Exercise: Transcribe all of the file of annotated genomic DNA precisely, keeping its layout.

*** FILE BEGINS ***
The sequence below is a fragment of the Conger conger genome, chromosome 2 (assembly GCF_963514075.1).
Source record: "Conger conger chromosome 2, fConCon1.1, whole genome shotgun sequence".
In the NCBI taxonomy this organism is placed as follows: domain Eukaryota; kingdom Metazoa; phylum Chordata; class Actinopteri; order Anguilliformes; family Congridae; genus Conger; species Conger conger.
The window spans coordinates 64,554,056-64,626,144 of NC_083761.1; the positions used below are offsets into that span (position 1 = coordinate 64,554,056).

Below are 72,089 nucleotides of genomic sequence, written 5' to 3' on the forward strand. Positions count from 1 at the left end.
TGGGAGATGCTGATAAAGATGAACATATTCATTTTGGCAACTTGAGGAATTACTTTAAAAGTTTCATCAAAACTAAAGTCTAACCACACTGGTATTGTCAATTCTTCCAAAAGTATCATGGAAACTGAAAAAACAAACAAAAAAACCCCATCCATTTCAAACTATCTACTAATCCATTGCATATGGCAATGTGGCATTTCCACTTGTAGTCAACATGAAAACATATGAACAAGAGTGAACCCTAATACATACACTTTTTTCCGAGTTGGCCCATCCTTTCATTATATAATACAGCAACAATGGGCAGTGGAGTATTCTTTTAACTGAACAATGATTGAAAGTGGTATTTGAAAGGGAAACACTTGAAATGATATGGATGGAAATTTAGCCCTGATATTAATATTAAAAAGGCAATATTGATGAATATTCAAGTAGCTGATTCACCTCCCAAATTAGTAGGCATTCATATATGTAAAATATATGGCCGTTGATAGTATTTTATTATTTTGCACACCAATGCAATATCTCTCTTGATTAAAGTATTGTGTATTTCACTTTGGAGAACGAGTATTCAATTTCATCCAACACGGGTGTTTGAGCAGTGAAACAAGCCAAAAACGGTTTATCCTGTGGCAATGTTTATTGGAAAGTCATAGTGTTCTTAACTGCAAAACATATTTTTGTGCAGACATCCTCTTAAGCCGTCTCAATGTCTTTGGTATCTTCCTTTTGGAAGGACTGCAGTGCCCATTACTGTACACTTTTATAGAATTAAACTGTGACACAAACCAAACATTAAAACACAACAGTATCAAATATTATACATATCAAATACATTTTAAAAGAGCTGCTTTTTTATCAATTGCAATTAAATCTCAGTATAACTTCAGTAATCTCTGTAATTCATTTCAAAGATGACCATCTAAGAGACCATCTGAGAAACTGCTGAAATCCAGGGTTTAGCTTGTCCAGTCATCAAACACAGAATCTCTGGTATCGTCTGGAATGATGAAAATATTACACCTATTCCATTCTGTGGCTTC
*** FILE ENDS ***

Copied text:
The sequence below is a fragment of the Conger conger genome, chromosome 2 (assembly GCF_963514075.1).
Source record: "Conger conger chromosome 2, fConCon1.1, whole genome shotgun sequence".
In the NCBI taxonomy this organism is placed as follows: domain Eukaryota; kingdom Metazoa; phylum Chordata; class Actinopteri; order Anguilliformes; family Congridae; genus Conger; species Conger conger.
The window spans coordinates 64,554,056-64,626,144 of NC_083761.1; the positions used below are offsets into that span (position 1 = coordinate 64,554,056).

Below are 72,089 nucleotides of genomic sequence, written 5' to 3' on the forward strand. Positions count from 1 at the left end.
TGGGAGATGCTGATAAAGATGAACATATTCATTTTGGCAACTTGAGGAATTACTTTAAAAGTTTCATCAAAACTAAAGTCTAACCACACTGGTATTGTCAATTCTTCCAAAAGTATCATGGAAACTGAAAAAACAAACAAAAAAACCCCATCCATTTCAAACTATCTACTAATCCATTGCATATGGCAATGTGGCATTTCCACTTGTAGTCAACATGAAAACATATGAACAAGAGTGAACCCTAATACATACACTTTTTTCCGAGTTGGCCCATCCTTTCATTATATAATACAGCAACAATGGGCAGTGGAGTATTCTTTTAACTGAACAATGATTGAAAGTGGTATTTGAAAGGGAAACACTTGAAATGATATGGATGGAAATTTAGCCCTGATATTAATATTAAAAAGGCAATATTGATGAATATTCAAGTAGCTGATTCACCTCCCAAATTAGTAGGCATTCATATATGTAAAATATATGGCCGTTGATAGTATTTTATTATTTTGCACACCAATGCAATATCTCTCTTGATTAAAGTATTGTGTATTTCACTTTGGAGAACGAGTATTCAATTTCATCCAACACGGGTGTTTGAGCAGTGAAACAAGCCAAAAACGGTTTATCCTGTGGCAATGTTTATTGGAAAGTCATAGTGTTCTTAACTGCAAAACATATTTTTGTGCAGACATCCTCTTAAGCCGTCTCAATGTCTTTGGTATCTTCCTTTTGGAAGGACTGCAGTGCCCATTACTGTACACTTTTATAGAATTAAACTGTGACACAAACCAAACATTAAAACACAACAGTATCAAATATTATACATATCAAATACATTTTAAAAGAGCTGCTTTTTTATCAATTGCAATTAAATCTCAGTATAACTTCAGTAATCTCTGTAATTCATTTCAAAGATGACCATCTAAGAGACCATCTGAGAAACTGCTGAAATCCAGGGTTTAGCTTGTCCAGTCATCAAACACAGAATCTCTGGTATCGTCTGGAATGATGAAAATATTACACCTATTCCATTCTGTGGCTTC